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July 16, 1982

A Clinical Manual of Psychiatry

JAMA. 1982;248(3):374. doi:10.1001/jama.1982.03330030072044

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This is an unusual book in its field. It is written "for the physician or student who already has a general sense of the field of psychiatry but finds that the realities of the practice pose problems exceeding that knowledge. It is "written for the non-psychiatrist... in primary care and other... specialties."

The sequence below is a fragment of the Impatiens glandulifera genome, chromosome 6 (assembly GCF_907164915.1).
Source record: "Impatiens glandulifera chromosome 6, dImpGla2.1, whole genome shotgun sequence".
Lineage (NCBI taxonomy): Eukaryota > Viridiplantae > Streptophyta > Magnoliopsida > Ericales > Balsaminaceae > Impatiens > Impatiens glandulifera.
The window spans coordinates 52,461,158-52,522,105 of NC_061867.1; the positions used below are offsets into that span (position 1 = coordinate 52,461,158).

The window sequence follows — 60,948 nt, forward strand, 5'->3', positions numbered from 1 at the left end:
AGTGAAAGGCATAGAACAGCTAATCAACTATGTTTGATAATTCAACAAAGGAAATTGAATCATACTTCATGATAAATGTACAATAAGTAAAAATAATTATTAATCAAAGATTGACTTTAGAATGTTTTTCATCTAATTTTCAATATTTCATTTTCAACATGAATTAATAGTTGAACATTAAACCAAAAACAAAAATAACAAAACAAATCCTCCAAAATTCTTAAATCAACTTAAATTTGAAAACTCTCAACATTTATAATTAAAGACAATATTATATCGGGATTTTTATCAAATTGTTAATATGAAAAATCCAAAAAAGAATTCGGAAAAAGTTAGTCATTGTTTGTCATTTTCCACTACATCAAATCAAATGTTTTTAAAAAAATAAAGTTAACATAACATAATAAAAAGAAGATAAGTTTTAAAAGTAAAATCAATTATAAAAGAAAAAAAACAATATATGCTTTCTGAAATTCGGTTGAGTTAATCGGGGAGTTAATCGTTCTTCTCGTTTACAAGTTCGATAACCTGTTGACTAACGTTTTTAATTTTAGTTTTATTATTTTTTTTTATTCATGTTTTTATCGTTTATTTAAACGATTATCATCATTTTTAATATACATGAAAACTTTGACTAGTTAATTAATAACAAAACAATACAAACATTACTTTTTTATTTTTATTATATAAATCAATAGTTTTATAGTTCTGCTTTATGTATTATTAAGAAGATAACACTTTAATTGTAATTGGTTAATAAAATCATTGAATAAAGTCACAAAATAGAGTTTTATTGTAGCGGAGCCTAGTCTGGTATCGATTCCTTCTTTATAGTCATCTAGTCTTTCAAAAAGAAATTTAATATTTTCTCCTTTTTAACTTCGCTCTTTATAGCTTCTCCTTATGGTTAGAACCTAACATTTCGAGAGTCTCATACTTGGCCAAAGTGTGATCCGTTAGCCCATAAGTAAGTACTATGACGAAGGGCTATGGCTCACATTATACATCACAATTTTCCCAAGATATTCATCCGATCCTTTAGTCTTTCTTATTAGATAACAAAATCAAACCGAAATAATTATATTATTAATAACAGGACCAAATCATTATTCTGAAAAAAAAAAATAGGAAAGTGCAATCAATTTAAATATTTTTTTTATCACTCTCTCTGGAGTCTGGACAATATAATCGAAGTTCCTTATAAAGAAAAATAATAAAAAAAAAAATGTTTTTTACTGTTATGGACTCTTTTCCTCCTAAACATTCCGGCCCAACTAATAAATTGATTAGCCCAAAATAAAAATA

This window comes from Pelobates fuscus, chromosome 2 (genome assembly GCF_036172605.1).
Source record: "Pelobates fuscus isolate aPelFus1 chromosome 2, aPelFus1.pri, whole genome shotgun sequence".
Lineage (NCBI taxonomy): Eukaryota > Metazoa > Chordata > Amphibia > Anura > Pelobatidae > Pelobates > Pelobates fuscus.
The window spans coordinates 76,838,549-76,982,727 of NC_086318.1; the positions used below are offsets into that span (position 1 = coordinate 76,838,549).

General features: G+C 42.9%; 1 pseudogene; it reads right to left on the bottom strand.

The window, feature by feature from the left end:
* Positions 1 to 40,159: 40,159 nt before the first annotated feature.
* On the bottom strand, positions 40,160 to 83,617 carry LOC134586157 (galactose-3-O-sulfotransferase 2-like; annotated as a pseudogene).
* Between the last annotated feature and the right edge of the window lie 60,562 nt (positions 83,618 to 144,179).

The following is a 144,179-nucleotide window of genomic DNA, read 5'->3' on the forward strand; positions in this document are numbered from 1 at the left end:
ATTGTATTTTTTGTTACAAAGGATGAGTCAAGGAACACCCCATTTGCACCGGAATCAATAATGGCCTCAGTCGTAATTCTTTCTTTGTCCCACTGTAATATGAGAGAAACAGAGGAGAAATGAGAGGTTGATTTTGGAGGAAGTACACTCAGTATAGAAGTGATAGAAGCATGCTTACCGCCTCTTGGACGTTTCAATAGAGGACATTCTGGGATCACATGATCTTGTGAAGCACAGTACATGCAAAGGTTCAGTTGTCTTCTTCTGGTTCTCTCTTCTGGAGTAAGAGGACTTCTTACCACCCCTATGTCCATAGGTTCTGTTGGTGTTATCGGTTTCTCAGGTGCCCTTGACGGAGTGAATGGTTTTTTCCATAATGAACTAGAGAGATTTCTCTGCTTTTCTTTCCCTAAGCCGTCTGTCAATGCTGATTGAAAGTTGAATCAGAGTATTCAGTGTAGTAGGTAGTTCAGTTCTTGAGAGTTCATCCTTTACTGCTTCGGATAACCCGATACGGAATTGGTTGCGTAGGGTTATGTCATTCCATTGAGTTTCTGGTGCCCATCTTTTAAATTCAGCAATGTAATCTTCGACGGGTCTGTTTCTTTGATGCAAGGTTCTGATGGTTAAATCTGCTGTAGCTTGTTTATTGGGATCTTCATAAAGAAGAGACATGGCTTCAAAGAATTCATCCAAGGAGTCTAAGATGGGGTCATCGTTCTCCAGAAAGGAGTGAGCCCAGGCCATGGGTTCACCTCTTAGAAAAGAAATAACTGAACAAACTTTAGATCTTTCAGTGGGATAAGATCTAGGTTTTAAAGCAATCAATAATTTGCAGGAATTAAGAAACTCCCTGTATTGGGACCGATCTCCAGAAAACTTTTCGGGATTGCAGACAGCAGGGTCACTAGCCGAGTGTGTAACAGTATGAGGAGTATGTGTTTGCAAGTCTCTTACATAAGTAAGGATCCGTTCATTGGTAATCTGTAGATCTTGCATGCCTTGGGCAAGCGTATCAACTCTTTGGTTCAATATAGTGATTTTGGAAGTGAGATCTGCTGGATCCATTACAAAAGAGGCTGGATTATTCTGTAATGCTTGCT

This short compendium is not a book for the beginner. It covers the field in a calculated way, emphasizing the practical, hands-on, "how-to" approaches to the common psychiatric problems. It makes no effort to develop, explain, or defend the theoretical or historical developments leading to the present methods of accepted psychiatric thinking. Although multiauthored, the same concentrated, sparse approach is present in all the chapters. The authors adopt a middle-of-the-road approach to the various schools of psychiatry and put forth conservative, noncontroversial positions that are widely accepted in the psychiatric community. Ten of the 23 chapters are contributed